Towards a new hashtag unity

Before he became a politician, Yanis Varoufakis, Greece’s charismatic former finance minister, warned that Europe’s economic downfall “poses a threat to civilisation as we know it”. In an essay, he asked a question that is pertinent to the crossroads South Africa faces on the brink of 2016.

“If my prognosis is correct, and we are not facing just another cyclical slump soon to be overcome, the question that arises for radicals is this: Should we welcome this crisis of European capitalism as an opportunity to replace it with a better system? Or should we be so worried about it as to embark upon a campaign for stabilising European capitalism?” Varoufakis wrote.

For South Africans, the crisis we face is one of poor leadership that has been responsible for the economic beating we’ve taken. In a year filled with disruptions, unrest and the return of revolutionary catchphrases, South Africa is now on the cusp of something new – an era of emergence after a democracy-induced illusion that political freedom could bring social and economic equality. But if something does fall, will something better rise?

When President Jacob Zuma dismissed finance minister Nhlanhla Nene and then sacked minister-for-a-weekend Des van Rooyen, the person who was appointed to the position was Pravin Gordhan. Perhaps it was pressure from within the ANC that led to Zuma’s U-turn or maybe it was the panic among big banks and the white middle class, but the outrage that ripped through civil society can’t be ignored.

We’d be naive to believe the ANC statement that it was listening to the people when it made its decision, but we’d also be too self-deprecating if we failed to acknowledge the influence of civil society in exerting pressure through outrage – a trending hashtag like #ZumaMustFall has the world, including investors, watching. If citizens don’t trust their president, why should investors keep investing in an economy governed by a reckless leader?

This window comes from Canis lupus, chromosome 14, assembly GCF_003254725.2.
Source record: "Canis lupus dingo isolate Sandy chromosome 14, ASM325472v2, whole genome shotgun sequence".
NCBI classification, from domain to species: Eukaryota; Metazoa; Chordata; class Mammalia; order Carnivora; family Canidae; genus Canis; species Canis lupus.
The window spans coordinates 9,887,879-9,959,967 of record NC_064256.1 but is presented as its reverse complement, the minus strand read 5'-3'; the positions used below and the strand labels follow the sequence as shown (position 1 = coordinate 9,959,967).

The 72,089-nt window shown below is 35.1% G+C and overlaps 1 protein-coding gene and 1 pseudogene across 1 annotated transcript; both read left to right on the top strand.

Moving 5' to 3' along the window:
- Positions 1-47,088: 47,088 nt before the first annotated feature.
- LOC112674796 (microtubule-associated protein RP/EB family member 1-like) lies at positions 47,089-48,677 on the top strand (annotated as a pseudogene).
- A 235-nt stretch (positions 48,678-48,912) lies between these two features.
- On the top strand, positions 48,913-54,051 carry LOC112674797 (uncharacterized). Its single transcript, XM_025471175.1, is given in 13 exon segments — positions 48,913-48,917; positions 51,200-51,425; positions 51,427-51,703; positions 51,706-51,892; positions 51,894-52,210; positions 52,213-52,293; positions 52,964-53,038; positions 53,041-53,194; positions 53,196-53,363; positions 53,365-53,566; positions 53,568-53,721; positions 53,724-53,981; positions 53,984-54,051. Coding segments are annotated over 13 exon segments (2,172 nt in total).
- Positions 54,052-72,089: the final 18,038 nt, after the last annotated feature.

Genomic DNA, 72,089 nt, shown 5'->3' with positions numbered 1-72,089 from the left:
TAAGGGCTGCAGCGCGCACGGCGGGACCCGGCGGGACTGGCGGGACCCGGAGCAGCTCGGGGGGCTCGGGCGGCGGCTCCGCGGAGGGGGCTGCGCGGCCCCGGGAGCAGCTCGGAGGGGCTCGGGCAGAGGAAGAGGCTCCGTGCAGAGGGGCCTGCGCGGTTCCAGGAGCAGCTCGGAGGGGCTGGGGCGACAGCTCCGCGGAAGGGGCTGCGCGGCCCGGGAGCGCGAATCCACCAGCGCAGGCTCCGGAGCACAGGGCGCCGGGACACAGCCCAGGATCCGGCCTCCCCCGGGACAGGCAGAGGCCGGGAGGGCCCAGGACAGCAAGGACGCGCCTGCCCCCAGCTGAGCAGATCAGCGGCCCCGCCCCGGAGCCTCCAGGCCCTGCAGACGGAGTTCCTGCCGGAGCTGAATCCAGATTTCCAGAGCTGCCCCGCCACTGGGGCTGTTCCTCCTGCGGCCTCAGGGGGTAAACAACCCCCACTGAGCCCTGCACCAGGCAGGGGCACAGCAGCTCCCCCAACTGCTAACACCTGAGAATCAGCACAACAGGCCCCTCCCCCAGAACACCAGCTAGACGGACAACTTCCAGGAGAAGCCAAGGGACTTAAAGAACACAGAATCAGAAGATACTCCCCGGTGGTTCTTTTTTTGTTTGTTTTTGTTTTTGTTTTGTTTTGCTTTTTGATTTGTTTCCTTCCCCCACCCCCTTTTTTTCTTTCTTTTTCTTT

Before #ZumaMustFall, the students played a catalytic role in the 2015 protests. #RhodesMustFall at the University of Cape Town led to the removal the statue of colonialist Cecil John Rhodes. In October students from the University of the Witwatersrand, under the banner #FeesMustFall, shut down the university to demand a halt to fee increases. Students across the country joined the campaign, spilling on to the streets in a national shutdown that led to outbursts of police brutality and eventually resulted in Zuma announcing a 0% increase for 2016.

The #FeesMustFall and #ZumaMustFall protests are vastly different from the housing and service delivery protests that post-apartheid South Africa has become accustomed to. For seemingly the first time in recent memory, white people took to the streets en masse to agitate for Zuma’s removal, but their marches were rejected by those who allege racism and by students who accuse them of misappropriating “Fallism”.

Decolonisation is at the heart of Fallism, with students demanding the fall of institutional racism, structural inequality and white monopoly capital, which continues to distribute more wealth to white people than the country’s black majority. The student politics are horizontally structured to include all voices. Intersectionality is what many of them strive for – a politics that denounces gender bias, misogyny and homophobia.